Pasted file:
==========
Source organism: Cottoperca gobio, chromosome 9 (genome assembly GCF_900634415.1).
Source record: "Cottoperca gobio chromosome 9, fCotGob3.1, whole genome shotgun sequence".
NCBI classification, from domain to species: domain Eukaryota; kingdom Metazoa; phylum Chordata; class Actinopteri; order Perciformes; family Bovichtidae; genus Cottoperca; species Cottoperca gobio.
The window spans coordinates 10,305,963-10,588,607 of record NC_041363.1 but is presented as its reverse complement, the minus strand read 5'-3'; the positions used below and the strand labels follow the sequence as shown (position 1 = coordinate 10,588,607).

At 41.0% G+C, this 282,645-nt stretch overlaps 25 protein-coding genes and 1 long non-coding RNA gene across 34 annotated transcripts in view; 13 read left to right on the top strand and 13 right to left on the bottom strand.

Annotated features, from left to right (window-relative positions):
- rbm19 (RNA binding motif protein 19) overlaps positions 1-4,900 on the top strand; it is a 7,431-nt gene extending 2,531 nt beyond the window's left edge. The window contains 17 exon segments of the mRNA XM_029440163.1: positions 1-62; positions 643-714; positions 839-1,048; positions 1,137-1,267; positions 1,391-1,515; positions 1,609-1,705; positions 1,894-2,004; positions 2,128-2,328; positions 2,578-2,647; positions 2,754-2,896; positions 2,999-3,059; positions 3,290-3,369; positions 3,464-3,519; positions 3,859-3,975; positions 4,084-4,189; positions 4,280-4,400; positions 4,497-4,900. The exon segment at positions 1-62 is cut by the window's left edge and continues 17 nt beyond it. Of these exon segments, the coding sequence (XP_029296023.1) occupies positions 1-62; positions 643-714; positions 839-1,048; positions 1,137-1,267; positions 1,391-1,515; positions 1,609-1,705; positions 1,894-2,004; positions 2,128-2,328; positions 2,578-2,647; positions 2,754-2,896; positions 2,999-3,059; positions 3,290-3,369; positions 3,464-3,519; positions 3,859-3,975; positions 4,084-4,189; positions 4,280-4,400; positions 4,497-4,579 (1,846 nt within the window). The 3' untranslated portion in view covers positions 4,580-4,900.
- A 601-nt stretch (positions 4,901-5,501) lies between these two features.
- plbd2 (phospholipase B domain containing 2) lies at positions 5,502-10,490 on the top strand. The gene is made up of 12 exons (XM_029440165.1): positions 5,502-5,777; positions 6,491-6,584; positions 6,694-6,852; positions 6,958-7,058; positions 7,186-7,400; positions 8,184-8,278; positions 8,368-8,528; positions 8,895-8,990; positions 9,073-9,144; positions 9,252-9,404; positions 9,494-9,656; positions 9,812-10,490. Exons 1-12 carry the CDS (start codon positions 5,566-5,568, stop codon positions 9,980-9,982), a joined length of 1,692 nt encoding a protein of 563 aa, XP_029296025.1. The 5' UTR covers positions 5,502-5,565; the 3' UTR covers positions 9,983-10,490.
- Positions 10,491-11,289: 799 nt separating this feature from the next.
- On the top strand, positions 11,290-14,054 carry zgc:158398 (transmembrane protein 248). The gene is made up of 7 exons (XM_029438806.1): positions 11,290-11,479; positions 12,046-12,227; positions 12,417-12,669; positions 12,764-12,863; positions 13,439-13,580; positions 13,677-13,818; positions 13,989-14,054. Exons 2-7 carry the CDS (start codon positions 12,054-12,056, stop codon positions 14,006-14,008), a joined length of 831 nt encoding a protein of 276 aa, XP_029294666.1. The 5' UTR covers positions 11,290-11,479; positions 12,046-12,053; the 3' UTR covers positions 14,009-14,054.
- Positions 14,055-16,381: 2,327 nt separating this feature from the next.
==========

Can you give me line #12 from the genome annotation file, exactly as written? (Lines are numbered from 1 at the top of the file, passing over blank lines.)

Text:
- Positions 14,055-16,381: 2,327 nt separating this feature from the next.